A tragically bungled procedure at the University of Toledo Medical Center last month destroyed a kidney removed from a living donor for transplantation in his critically ill sister. A just-released review of the misadventure identifies numerous errors of omission and commission by hospital staff.
Before UTMC is allowed to resume its live kidney transplant program, university and hospital officials must show, not merely assert, that it has improved its policies and practices so that such mistakes will not -- and cannot -- recur.
The report, prepared by the Ohio Department of Health for the U.S. Department of Health and Human Services' Centers for Medicare and Medicaid Services, was made public this week. It offers the clearest description yet available of how a surgical nurse -- who has since resigned -- inadvertently discarded the just-removed kidney without the chief surgeon or any other operating-room personnel noticing or stopping her.
The errors appear to have been violations not of complicated medical procedures, but rather of common-sense norms of attention and communication. The report says the nurse was out of the operating room while the kidney was removed, wrapped in a sponge, and placed in a slush machine to keep it cold.
She returned and emptied the contents of the machine -- usually the task of a surgical technician, although UTMC appears to lack a formal policy about that -- without talking to her colleagues. She said she did not realize the kidney still was in the machine, believing the organ had been taken to the recipient's room.
Evidently nobody saw her leave, even though she carried a large bag past several colleagues. She took what she thought was medical waste "into a dirty utility room and flushed [the kidney] down a hopper," the report says.
The report notes there was no written record of where the kidney was placed in the operating room after it was removed -- not the first time that UTMC kidney transplant procedures were inadequately documented, it says. Another hospital policy says nothing should be taken from an operating room before the patient leaves, but it was not followed.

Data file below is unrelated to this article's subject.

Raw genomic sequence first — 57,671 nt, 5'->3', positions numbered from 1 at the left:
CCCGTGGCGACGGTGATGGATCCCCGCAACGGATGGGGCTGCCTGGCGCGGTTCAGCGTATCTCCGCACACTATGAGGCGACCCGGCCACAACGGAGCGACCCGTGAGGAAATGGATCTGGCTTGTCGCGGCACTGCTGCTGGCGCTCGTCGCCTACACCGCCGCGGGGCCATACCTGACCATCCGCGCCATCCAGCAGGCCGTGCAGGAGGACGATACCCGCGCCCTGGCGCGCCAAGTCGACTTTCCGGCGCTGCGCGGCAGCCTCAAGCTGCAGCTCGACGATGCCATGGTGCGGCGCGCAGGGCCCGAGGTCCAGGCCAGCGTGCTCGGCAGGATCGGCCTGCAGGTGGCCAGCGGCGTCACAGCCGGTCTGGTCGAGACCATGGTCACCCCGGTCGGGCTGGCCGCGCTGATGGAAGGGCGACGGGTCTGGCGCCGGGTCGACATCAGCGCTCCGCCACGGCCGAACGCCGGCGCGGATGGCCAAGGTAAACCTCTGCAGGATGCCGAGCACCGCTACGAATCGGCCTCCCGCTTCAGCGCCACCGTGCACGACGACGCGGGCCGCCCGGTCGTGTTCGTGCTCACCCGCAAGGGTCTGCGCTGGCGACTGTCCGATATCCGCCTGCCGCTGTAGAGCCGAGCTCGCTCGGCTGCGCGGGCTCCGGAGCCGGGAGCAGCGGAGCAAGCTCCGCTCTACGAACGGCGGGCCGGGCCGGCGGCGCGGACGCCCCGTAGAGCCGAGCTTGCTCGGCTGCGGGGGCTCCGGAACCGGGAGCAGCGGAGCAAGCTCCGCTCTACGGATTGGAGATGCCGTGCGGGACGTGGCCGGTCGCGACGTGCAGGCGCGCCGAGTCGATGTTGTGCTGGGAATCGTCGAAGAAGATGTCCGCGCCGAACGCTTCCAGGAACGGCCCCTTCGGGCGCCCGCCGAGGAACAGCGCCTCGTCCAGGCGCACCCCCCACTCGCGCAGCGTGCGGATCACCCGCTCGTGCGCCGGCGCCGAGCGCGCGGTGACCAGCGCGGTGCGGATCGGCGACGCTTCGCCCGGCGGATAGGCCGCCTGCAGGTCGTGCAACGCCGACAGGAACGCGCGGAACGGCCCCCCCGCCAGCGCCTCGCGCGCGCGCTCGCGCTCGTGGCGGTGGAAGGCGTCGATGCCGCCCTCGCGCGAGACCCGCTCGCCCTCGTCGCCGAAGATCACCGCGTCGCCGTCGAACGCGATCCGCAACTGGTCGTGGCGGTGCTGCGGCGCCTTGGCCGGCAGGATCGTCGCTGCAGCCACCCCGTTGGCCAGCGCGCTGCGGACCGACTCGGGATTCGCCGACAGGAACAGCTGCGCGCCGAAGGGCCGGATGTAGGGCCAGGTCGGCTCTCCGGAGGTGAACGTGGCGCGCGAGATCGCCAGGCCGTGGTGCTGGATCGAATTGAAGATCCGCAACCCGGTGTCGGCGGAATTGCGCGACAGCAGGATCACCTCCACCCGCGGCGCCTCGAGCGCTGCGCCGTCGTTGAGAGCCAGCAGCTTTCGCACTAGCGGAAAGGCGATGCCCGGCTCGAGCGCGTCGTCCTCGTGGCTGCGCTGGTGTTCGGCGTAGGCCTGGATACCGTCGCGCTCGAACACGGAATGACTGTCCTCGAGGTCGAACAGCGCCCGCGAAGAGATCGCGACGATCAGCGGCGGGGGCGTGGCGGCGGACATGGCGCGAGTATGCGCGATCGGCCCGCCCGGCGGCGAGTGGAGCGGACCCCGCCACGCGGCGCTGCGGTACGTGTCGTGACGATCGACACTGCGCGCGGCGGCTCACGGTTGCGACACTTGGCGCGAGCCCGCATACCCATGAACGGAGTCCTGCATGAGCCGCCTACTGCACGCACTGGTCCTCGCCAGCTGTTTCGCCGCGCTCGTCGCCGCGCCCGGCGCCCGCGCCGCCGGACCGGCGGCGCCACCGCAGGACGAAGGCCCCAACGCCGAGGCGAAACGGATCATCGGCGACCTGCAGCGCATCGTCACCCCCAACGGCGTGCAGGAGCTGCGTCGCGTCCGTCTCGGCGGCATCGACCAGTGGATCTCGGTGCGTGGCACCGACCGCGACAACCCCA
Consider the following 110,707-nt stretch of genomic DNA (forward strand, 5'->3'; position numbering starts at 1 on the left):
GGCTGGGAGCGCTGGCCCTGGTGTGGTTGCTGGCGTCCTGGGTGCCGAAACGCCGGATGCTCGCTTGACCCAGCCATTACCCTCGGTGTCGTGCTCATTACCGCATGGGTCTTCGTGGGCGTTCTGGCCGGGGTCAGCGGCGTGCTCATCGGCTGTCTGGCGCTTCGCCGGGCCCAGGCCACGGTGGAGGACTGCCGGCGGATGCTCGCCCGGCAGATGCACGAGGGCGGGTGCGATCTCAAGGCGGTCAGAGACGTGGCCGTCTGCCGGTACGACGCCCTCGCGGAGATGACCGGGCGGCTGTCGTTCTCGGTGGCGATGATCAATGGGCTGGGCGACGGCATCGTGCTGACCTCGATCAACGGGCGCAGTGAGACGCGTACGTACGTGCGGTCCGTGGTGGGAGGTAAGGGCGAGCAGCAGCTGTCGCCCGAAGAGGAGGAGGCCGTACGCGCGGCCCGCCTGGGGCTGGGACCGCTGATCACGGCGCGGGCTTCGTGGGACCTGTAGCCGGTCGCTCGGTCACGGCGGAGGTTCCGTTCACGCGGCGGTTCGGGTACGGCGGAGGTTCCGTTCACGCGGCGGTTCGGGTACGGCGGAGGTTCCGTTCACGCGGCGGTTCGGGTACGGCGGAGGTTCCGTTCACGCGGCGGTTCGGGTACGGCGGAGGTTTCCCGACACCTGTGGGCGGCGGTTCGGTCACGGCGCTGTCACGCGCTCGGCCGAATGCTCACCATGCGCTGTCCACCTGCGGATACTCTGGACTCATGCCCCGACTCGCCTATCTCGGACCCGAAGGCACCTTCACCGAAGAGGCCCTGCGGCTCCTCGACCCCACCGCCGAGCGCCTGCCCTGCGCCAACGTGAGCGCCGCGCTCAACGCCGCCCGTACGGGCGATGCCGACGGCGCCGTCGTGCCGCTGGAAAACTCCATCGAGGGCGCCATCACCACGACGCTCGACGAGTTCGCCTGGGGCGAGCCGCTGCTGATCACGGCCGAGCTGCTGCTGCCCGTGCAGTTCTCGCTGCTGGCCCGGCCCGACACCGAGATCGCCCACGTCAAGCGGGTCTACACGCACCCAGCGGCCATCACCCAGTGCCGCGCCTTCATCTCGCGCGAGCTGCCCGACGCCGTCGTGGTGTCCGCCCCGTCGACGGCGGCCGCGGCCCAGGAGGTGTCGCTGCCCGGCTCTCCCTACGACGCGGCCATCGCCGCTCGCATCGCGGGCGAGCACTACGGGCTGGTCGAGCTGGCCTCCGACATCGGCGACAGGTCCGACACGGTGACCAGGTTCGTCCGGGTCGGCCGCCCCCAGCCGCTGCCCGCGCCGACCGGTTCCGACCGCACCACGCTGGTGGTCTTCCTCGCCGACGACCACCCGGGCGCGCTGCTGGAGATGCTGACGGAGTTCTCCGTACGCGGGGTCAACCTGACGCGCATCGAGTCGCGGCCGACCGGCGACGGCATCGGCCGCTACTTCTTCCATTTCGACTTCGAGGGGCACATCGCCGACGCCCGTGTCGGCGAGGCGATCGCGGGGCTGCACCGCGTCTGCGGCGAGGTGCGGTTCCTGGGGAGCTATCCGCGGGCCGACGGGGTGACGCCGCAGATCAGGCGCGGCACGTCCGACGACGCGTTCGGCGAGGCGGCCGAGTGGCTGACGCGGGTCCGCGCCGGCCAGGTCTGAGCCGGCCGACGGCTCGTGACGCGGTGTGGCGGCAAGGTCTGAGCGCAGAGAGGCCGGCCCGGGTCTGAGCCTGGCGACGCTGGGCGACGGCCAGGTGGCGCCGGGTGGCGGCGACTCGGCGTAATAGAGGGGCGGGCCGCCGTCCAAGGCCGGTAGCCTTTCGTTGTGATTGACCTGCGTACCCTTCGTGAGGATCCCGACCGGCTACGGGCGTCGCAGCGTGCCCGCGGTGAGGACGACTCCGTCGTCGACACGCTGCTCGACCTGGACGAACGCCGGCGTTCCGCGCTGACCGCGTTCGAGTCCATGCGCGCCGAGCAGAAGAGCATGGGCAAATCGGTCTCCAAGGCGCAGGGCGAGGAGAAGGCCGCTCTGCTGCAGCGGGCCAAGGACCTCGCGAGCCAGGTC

The report concludes that the hospital "failed to ensure adequate supervision and communication [were] provided in the operating room, and failed to have adequate policies in place to achieve a high standard of patient care."
We continue to believe that UT and its hospital would benefit from a full examination of the incident by an ad hoc panel of prominent transplant surgeons from several outside institutions. An independent review would provide greater public credibility than a self-investigation.
The lead surgeon has maintained silence about the matter. Meanwhile, UT has not released a report it commissioned by a Texas transplant surgeon on the botched procedure and its transplant practices in general. That report is clearly a public record; disseminating it would suggest at least a degree of transparency.
Surgeon and medical professor Atul Gawande's recent book The Checklist Manifesto: How to Get Things Right explains how following a simple safety checklist can prevent disastrous medical errors -- or, for that matter, airplane crashes. UTMC may want to make Dr. Gawande's book required reading for its employees, and its executives.